We were fishing just off of Prisoner’s Harbor on the north shore of Santa Cruz Island on a warm and calm day when the fish were biting very well. It was one of those rare days when calico bass were chasing bait balls of anchovies on the surface a hundred yards from the nearest kelp and 80 feet above the bottom. It was a wild feeding situation, and we were releasing the fish we caught.
It was a rare day OK, but a sea lion was about to make it even more rare.
A loud splash next to the boat caught our attention, then another and another. A moment later we spotted the source — a young California sea lion, still a juvenile. In all fairness, we’ll call him a teenager. That critter was splashing and showing off all around our boat. Unfortunately, it pretty much shut down the bass bite. At least the show was fun.
After a long moment underwater, that critter jumped right up onto the stern of our boat and started barking at us. It began to make a move for the cut bait I had on a board, so I quickly moved it away from the critter.
Some of my passengers wanted to move close and pet the sea lion, but I warned them against it, explaining about getting bit and all the bacteria in that critter’s mouth. Then they wanted to feed it our bait, and I had to give them a talk about the dangers of making the critter dependent on people and thereby creating dangerous moments for both the critter and people — especially as the animal grew into adulthood. So we just enjoyed watching the pinniped until he slid back into the sea to go find his own dinner. It was then we spotted the tag it was wearing that indicated that it had been cared for at some point by professionals.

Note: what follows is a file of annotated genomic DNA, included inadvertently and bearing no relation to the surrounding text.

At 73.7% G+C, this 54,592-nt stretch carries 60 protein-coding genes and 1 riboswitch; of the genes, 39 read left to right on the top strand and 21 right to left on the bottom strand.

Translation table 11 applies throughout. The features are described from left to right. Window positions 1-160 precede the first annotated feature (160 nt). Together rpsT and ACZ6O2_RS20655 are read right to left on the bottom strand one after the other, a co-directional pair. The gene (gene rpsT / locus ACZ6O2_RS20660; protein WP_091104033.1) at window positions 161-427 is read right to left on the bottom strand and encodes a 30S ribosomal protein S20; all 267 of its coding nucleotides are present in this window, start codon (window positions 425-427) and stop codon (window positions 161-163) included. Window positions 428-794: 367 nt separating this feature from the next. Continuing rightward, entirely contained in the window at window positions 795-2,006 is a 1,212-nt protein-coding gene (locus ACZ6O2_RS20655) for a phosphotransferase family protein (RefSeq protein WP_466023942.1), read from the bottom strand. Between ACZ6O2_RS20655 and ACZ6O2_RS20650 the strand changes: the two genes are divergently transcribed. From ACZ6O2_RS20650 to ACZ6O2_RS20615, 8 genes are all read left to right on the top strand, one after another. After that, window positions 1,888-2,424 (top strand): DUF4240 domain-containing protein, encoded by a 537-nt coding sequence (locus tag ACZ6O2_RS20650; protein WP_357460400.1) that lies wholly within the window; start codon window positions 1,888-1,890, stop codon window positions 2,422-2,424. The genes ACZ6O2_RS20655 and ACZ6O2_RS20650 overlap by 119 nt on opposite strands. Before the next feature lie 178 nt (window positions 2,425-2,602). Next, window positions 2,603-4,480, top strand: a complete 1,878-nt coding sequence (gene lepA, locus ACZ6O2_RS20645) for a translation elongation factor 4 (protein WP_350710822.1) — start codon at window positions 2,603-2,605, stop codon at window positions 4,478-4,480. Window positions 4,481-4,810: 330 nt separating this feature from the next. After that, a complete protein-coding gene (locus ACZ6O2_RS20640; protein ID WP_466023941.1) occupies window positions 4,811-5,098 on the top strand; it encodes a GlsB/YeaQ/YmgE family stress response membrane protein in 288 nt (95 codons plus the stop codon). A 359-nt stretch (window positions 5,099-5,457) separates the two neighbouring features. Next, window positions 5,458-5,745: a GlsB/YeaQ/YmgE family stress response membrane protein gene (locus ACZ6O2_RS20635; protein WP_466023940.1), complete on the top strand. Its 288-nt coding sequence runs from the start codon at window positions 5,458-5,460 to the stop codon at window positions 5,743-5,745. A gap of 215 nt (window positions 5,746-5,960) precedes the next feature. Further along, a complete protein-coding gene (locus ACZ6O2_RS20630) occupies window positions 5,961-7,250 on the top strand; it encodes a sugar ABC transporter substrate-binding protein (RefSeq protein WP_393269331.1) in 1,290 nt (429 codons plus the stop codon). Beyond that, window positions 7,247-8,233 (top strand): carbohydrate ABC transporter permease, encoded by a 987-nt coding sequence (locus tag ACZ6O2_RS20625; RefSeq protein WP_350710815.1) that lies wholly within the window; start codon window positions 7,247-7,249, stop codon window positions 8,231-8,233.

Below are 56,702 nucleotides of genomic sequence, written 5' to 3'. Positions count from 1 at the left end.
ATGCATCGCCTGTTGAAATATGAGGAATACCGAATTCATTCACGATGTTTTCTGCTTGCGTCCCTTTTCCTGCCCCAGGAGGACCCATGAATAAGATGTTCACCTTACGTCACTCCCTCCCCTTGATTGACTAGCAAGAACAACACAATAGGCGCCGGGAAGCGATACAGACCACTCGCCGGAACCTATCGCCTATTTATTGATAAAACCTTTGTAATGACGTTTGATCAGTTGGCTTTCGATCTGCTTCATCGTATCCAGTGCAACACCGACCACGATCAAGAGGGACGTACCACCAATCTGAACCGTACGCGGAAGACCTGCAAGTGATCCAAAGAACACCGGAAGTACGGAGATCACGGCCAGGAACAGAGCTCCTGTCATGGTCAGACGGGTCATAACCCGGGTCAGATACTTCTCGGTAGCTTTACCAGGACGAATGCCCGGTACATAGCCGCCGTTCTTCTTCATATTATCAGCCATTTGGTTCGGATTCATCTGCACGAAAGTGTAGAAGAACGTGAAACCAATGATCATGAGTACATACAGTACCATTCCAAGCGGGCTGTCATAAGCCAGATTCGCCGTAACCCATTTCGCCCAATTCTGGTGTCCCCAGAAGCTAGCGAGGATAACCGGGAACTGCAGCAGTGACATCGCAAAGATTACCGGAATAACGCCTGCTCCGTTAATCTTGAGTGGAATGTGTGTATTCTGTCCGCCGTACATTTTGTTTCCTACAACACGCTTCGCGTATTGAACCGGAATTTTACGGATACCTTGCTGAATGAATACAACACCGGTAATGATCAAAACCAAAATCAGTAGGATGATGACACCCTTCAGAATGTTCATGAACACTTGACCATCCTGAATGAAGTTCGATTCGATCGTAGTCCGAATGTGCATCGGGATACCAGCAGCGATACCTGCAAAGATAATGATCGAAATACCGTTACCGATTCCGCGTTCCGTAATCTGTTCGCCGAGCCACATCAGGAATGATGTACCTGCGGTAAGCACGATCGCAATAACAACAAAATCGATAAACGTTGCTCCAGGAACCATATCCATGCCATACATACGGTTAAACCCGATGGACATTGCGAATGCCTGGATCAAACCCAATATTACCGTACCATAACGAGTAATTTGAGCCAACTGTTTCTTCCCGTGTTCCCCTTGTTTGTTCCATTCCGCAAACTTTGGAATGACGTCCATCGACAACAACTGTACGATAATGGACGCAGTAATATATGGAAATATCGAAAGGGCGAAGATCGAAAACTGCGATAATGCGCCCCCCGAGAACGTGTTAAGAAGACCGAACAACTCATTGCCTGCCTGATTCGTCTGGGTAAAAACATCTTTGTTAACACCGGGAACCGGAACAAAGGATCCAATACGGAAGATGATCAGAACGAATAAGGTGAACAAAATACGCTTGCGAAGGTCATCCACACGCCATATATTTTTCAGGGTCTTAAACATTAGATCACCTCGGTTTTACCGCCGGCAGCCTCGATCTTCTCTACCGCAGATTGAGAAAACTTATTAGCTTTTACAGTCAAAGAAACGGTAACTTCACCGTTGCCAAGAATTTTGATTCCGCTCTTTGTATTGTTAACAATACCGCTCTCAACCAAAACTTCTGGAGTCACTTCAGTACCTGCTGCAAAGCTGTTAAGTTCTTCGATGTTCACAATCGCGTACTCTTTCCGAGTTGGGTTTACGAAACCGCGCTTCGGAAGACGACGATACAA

About a week later, while fishing in the same area, a park ranger hailed us, checked our licenses and chatted with us. I told him about the sea lion, and the ranger said, “Oh, that’s Mickey. He’s a royal pain and I hope he didn’t bother you too much. You didn’t feed the lil beggar did you?” The ranger was relieved to hear that we had refrained from deepening Mickey’s dependency on people.
We even saw Mickey later that day, but he didn’t jump on our boat. Maybe he already knew we weren’t easy marks.
— Capt. David Bacon operates WaveWalker Charters and is president of SOFTIN Inc., a nonprofit organization providing seafaring opportunities for those in need. Visit softininc.blogspot.com to learn more about the organization and how you can help.